The Obama administration's recent public discourse has had a significant international flavor; with the announcement of upcoming face-to-face Middle East peace talks, the condemning of the release of a convicted bomber to his home country, and ramped up talk of the end of combat in Iraq. In the thick of a sour economy, some Republicans are labeling it an effort to deflect.
Former Deputy Assistant to President George W. Bush Brad Blakeman tells Fox, "This president is doing what other presidents have done when they have trouble domestically and that's they shift gears and turn to something they have a little bit more control of...so this is a favorite pastime of president's who are in trouble."
On day two of his vacation in Martha's Vineyard, the president dispatched his homeland security and counterterrorism advisor John Brennan to once again condemn the release of the 1988 Pan Am Flight 103 bomber. That same day, his Secretary of State was touting a Middle East peace break-though and announcing upcoming face-to-face talks in Washington. On Monday, the Vice President told the Veterans of Foreign Wars Convention in Indianapolis that the Obama administration is guiding Afghanistan and Iraq on a path to success.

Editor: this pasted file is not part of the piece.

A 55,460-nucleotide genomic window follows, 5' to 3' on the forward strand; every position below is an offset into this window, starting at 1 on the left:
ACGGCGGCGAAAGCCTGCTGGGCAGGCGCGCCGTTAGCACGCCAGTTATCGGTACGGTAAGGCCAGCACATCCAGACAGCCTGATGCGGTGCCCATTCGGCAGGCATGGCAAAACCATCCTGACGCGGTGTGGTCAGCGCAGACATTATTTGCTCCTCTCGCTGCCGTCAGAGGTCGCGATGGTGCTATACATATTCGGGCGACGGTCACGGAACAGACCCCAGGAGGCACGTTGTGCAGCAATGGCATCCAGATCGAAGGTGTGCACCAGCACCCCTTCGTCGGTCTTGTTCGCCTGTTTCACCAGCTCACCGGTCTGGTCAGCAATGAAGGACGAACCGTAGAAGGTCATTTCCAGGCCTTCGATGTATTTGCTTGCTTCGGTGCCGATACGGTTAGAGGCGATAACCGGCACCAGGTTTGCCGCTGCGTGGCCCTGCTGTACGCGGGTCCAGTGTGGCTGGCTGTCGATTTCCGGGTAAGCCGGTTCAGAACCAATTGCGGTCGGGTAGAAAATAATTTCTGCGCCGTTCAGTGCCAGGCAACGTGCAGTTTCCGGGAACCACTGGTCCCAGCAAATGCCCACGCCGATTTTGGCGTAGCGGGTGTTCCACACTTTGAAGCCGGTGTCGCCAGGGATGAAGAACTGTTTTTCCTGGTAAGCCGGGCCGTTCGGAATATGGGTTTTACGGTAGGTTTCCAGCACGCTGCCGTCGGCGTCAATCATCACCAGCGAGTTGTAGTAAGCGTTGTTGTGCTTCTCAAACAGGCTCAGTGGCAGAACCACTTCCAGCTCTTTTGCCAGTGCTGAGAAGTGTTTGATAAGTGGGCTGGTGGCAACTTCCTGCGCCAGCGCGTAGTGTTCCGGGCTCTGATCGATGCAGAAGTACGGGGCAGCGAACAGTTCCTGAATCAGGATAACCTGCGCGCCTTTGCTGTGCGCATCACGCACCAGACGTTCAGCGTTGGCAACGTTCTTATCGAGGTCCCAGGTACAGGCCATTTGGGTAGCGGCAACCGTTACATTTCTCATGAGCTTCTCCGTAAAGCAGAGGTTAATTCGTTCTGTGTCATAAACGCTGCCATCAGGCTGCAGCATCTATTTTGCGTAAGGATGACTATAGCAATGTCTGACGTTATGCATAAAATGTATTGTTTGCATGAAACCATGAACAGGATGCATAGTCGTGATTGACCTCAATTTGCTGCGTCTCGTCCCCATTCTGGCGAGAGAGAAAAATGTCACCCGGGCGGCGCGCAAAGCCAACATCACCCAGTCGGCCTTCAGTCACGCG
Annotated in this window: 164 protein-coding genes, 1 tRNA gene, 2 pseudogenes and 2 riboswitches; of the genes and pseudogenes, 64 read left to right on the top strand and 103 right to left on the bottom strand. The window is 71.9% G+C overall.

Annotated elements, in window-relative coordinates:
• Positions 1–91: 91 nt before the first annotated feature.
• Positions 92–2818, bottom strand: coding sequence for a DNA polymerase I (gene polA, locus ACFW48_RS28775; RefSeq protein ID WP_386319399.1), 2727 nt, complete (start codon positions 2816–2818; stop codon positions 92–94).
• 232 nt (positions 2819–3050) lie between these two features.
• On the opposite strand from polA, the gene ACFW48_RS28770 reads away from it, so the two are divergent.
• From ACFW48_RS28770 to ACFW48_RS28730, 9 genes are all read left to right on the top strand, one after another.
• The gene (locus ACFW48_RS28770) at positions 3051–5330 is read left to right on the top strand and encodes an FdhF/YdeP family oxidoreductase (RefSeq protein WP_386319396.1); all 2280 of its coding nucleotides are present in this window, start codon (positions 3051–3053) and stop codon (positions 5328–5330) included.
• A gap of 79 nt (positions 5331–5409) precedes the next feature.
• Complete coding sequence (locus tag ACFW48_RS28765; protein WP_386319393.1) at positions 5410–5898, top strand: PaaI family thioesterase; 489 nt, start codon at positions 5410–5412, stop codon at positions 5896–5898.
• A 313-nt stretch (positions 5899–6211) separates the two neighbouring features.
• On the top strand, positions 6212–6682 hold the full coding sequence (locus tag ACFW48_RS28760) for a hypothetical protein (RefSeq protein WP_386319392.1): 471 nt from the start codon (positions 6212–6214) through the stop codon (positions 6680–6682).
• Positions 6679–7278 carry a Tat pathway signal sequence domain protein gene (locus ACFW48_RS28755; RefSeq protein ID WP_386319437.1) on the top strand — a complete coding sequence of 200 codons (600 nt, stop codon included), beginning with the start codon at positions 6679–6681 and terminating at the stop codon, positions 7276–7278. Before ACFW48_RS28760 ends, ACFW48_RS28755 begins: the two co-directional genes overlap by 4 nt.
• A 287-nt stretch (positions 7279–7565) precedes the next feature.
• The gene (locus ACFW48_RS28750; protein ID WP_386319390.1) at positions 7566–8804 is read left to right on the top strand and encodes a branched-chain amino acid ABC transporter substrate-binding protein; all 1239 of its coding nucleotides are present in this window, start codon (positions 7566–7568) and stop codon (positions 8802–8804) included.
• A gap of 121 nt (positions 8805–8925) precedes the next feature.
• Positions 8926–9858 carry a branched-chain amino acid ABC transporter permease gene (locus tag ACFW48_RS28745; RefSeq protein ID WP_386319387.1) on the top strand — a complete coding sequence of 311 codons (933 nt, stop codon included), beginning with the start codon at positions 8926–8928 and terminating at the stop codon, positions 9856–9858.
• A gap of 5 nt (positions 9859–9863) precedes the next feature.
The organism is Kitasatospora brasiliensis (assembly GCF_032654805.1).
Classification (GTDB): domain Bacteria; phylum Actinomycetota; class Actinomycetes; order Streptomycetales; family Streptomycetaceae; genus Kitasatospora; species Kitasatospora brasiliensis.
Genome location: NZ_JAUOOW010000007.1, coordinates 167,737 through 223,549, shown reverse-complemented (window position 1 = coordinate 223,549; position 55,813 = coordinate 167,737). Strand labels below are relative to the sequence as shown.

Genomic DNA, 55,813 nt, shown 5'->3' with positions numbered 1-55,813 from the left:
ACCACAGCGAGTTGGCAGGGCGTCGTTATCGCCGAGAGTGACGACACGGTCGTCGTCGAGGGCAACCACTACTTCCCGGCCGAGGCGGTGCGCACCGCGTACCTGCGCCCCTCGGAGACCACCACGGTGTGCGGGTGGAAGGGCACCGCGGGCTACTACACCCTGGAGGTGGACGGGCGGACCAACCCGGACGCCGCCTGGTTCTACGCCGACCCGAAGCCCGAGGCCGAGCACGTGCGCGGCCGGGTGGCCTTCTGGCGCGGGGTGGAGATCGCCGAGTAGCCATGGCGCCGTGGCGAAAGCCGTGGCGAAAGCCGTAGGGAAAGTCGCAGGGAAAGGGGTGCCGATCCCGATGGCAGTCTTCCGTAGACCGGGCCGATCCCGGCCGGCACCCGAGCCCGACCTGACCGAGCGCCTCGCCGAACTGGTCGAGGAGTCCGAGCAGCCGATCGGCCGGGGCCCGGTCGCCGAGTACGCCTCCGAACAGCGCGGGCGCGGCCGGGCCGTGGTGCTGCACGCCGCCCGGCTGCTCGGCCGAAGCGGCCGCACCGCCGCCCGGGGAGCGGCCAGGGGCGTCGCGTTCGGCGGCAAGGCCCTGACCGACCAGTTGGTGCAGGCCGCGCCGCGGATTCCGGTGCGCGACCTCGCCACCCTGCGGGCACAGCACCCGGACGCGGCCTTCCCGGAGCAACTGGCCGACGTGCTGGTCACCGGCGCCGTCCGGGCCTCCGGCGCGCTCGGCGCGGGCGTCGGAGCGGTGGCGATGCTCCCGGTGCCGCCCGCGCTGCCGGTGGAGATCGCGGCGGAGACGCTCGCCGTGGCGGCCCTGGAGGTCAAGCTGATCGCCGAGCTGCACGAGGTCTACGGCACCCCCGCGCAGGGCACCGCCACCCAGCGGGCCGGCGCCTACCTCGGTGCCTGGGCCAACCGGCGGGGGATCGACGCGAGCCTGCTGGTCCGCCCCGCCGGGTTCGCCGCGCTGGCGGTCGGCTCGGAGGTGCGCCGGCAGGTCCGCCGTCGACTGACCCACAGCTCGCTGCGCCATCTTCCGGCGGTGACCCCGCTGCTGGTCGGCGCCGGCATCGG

So, is all of the talk of international achievements an attempt to refocus the public?
No, says Robert Shapiro, Former Undersecretary of Commerce under President Clinton, "The American people don't need to be told by any president what their economic conditions are. They know what they are, they live with them every day...The president will not make the mistake that I think the first president Bush did, which is to say if we talk about something else, the country will forget about the economy."
To be sure, Mr. Obama doesn't shy away from talk about the economy, he just blames Republicans for it. The president has honed a metaphor for use in his fundraising speeches about the Republicans driving the economy into a ditch and now wanting the keys back.
Democrats say that rather than changing the subject, Mr. Obama is actually trying to rally his base; many of whom are anxious for peace to take hold in the Middle East and for U.S. troops to return home from Iraq.
"This is a central achievement, and both of his administration and of the last year and a half of the Bush administration, and it's appropriate that the country take notice and certainly that the president acknowledge it, and this is promise kept, and a centerpiece of US foreign policy," Shapiro told Fox. Whatever Mr. Obama's reason for doing so, Blakeman says stressing an international agenda in the midst of midterms is not the way to appeal to voters. "It has almost no impact at all, unless, of course, there's a crisis. But fortunately, we're not at a crisis point weeks to go before the mid-term elections...It's all about domestic issues."